Part of the canine family, coyotes reside in every state in the continental United States. Coyotes can adjust to both natural habitats, such as deserts, grasslands, and forests, as well as urban environments. A crucial predator that regulates smaller mammal populations, coyotes hunt rodents, skunks, raccoons, and foxes. Keeping these populations in check ensures biodiversity. However, high populations of coyotes can cause problems for farmers and city dwellers alike. Let’s look at coyotes in Missouri regarding their population size, common locations, and hunting rules in the state.
What Do Coyotes in Missouri Look Like?
Coyotes are typically 39 to 54 inches long, with tails around 10 to 16 inches in length. On average, coyotes range from 18 to 30 pounds. Their upper body has a coat that is light gray or dull yellow, though the hairs are tipped with black. The legs, ears, and muzzle usually have a reddish tone. The tail is usually black-tipped or yellowish. From throat to belly, their coloring ranges from white to pale gray. But if you get close to a coyote, you will notice that the irises of their eyes feature a unique tawny color.
Coyote Distribution in Missouri
While their exact population in the state is unknown, coyotes are classified as common and thriving. Most abundant in the grassland habitat in northern and western Missouri, coyotes inhabit all 114 counties.
In 2021, experts estimated that coyote populations doubled in Missouri. With few coyote predators, they expect this trend to continue. More coyote sightings occur in cities, even in places such as downtown St. Louis. Because of food shortages in the winter, coyotes are becoming bolder and going where there is food.
Conflicts with Coyotes
Because coyotes are opportunistic feeders, they cause the most problems for farmers and ranchers. Coyotes are notorious for making off with poultry and young pigs, as well as killing goats and sheep. While they don’t often kill small calves, a coyote’s persistent presence often stresses cattle that are contained. And, as omnivores, coyotes consume sweet corn and watermelon, causing damage to farmers’ produce.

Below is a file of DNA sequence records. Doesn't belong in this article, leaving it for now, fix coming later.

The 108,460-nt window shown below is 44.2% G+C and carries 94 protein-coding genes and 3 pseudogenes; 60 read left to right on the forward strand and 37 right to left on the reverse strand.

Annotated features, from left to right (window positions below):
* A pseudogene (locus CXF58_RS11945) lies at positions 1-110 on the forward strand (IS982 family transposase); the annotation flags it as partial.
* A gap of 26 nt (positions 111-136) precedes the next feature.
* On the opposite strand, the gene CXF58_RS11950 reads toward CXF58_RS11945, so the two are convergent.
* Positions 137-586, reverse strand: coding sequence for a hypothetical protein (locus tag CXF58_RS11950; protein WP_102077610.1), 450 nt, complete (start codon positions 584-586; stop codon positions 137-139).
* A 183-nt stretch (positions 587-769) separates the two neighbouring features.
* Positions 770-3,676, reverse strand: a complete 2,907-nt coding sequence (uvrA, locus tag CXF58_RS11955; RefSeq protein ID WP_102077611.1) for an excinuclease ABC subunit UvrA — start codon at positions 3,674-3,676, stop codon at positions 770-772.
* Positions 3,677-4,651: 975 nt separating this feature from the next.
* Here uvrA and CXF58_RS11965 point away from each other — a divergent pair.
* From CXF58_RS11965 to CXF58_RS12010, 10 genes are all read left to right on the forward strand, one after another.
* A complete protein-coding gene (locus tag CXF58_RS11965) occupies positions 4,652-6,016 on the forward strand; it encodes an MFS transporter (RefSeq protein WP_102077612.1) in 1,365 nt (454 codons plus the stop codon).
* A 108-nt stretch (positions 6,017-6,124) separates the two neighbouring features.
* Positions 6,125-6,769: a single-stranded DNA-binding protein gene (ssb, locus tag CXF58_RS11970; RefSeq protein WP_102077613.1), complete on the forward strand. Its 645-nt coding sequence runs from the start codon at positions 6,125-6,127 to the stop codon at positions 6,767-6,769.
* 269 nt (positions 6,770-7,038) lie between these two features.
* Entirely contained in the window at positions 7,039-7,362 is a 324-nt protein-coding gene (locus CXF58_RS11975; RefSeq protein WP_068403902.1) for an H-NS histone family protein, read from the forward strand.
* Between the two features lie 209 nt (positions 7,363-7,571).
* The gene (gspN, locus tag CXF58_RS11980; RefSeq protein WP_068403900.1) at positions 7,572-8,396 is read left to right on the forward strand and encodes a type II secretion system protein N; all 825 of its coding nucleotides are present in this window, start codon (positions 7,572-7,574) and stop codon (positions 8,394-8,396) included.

But, because coyotes are incredibly adaptable, they cause problems in big cities and suburban areas as well. The biggest complaint is of coyotes killing or injuring pets. However, direct conflicts with humans don’t usually occur, as coyotes are wary of humans. If food is available, such as outdoor pet food or accessible garbage, coyotes may get close to the house for an easy meal.
And, around late April or May, after coyotes have their pups, they become more aggressive when protecting their dens from perceived threats. However, there have been no documented cases of coyote attacks on humans in Missouri.
Because coyotes are so common in the state, the Wildlife Code of Missouri classifies coyotes as furbearers and game mammals that you may hunt or trap during the respective seasons. However, you may also shoot or trap coyotes that cause damage out-of-season without a permit.
Hunters may take coyotes all year, with exceptions specified on the Missouri Department of Conservation website, which change from year to year, so please be sure to consult it beforehand.
Pelts and carcasses of coyotes may be possessed and transported without limit throughout the year. However, there are some restrictions when it comes to overlapping hunting seasons. For instance, during spring turkey season, you may only hunt coyotes during the legal shooting hours for turkey season, exclusively using the hunting methods allowed during turkey season. Hunters must also possess an unfilled spring turkey hunting permit and a Resident Small Game Hunting Permit or a Nonresident Furbearer Hunting and Trapping Permit.
It is a similar restriction during Firearms Deer Season, where furbearer hunters must have an unfilled firearms deer hunting permit along with the resident or nonresident hunting permit.
The hunting methods allowed for coyotes are extensive, including many firearms, bows, slingshots, and more. However, there are specific methods that are prohibited in Missouri. For instance:
- Arrows may not be drugged, poisoned, or explosive.
- Motor vehicles may not be used to take or maltreat wildlife.
- Artificial lights are prohibited to search for coyotes, as they disturb surrounding wildlife.
- You cannot hunt coyotes on or across from a public road.
All in all, coyotes are becoming more than a nuisance in Missouri, and the state is encouraging hunters to pursue coyotes and help keep their population in check.
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